A new residential typology emerged at that time: the loft. Originating in the 1970s in New York as a byproduct of deindustrialization, this new housing model was embraced in London, too, in the 1990s. The new typology reflected both the financialization of housing and post-industrial economic restructuring.
In the aftermath of the 2008 financial crisis, new channels for monetizing domestic space emerged as part of a new sharing economy. These new markets enabled the use of local homes as hospitality infrastructure. Digital platforms like Airbnb facilitated temporary access to housing on a peer-to-peer basis, carried out security checks, insured the properties, and managed the online booking system in exchange for a commission.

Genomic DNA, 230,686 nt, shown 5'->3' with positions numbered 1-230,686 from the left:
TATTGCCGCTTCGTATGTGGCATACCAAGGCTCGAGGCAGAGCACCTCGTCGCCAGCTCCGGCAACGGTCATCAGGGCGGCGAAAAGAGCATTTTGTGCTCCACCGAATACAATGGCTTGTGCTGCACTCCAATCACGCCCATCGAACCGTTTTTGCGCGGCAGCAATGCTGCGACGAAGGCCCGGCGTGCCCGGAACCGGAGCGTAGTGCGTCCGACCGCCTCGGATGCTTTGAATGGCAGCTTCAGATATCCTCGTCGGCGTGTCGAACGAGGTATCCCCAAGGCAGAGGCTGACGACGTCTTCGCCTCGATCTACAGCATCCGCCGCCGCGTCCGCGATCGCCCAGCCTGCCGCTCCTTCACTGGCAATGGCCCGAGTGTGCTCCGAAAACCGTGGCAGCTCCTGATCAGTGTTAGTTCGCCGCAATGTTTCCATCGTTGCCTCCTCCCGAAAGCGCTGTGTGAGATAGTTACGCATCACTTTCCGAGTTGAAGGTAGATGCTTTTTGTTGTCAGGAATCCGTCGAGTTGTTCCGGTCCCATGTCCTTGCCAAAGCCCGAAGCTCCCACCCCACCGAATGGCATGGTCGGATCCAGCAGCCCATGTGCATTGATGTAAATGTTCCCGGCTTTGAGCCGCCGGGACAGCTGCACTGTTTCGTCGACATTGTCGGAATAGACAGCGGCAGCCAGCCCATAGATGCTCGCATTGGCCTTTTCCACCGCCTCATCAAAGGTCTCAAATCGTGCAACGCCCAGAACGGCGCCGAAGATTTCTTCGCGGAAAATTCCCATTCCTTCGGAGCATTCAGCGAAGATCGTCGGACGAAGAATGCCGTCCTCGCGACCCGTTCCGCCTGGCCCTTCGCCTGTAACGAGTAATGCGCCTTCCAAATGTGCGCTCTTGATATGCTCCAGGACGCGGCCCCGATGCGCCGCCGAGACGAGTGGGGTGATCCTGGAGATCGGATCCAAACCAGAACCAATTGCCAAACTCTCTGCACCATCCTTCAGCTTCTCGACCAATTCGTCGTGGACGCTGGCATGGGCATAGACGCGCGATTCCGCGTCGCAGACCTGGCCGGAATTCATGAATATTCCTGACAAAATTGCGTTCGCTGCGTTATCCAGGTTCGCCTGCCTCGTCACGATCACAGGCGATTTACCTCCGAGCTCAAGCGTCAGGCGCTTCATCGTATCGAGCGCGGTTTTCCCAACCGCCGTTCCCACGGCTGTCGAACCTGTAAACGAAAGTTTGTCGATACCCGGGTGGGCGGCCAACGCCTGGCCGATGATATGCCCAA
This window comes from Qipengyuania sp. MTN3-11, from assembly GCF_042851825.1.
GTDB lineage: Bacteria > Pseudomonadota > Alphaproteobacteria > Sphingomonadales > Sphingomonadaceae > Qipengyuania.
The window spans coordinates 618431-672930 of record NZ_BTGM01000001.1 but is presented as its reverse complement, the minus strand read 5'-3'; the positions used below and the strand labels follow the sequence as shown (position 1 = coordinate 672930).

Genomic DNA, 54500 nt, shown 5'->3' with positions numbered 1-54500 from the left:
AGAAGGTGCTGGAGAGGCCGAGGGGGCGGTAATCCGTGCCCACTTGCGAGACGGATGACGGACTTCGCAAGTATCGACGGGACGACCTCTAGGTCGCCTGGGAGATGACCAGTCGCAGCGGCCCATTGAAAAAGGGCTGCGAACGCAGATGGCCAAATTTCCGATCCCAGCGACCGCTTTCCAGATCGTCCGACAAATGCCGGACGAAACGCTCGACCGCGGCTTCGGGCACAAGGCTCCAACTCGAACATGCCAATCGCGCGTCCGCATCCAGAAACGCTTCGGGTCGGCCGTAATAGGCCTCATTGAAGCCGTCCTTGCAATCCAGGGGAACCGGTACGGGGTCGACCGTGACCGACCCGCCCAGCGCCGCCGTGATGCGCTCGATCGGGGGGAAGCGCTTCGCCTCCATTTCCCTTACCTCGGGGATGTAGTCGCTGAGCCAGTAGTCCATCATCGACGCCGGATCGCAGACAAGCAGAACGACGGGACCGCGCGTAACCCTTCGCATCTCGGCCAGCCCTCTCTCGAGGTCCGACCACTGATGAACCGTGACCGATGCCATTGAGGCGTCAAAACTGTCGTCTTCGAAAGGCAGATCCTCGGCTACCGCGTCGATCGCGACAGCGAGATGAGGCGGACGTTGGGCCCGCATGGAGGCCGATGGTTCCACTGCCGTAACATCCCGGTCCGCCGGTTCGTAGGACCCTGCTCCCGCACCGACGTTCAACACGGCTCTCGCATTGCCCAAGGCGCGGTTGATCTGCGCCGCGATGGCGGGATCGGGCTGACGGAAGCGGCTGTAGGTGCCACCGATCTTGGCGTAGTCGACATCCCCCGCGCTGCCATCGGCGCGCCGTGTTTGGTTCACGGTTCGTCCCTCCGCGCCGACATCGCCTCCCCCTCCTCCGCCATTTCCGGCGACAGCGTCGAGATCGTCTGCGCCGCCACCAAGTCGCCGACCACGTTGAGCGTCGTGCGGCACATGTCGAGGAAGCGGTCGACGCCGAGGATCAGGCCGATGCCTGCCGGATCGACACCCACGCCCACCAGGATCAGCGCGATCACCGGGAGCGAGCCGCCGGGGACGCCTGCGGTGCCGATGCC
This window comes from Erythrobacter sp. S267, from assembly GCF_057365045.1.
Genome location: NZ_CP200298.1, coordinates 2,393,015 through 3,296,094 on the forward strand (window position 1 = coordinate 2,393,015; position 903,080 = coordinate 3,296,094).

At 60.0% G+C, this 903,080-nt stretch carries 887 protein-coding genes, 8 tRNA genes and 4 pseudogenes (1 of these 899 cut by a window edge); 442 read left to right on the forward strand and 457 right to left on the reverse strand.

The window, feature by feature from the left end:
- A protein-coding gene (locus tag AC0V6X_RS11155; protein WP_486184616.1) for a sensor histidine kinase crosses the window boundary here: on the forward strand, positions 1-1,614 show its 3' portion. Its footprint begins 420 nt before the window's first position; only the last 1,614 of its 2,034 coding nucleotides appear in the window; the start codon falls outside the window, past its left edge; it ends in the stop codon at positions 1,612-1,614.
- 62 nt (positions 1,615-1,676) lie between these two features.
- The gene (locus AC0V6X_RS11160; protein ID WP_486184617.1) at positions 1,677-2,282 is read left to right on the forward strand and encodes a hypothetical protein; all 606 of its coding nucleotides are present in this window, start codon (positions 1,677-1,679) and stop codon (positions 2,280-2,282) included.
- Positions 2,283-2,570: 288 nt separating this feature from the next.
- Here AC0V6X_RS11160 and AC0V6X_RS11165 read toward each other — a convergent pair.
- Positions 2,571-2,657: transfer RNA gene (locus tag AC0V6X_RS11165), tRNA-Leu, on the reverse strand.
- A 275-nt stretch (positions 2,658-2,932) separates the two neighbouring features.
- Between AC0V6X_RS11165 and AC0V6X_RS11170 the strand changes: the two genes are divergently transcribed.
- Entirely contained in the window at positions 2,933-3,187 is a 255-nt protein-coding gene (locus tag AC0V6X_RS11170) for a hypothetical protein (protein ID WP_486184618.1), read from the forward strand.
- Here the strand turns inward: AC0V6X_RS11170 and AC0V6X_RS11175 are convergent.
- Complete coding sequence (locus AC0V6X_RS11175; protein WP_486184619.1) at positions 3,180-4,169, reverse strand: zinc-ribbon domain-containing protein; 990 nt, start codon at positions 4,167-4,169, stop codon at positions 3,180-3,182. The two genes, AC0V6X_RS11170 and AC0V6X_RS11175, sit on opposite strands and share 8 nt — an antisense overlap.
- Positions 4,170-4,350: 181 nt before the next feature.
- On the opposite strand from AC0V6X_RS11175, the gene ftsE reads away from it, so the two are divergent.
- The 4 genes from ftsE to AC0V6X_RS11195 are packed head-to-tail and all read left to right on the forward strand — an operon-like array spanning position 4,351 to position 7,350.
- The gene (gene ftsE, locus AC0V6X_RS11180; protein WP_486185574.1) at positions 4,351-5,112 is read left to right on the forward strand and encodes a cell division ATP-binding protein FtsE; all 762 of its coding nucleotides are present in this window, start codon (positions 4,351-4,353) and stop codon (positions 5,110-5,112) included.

Home ownership was commoditized: it was not just the physical home that generated value, but also the identity of the owner. The interior became a means for hosts to construct and monetize this identity. Today, in the context of home-sharing platforms, it is not uncommon for owners or even renters to have multiple online personas for multiple properties. In this model, ownership is performed by the host and consumed as an experience by the guest.
The British notion of home ownership changed throughout history—a house was variously a shelter, storage, a social signifier, a welfare service, an object of political activism, a place of consumption, an investment asset, and finally, a construct reflecting the identity of the homeowner. These shifts in the culture of ownership were accompanied by changes in interior design.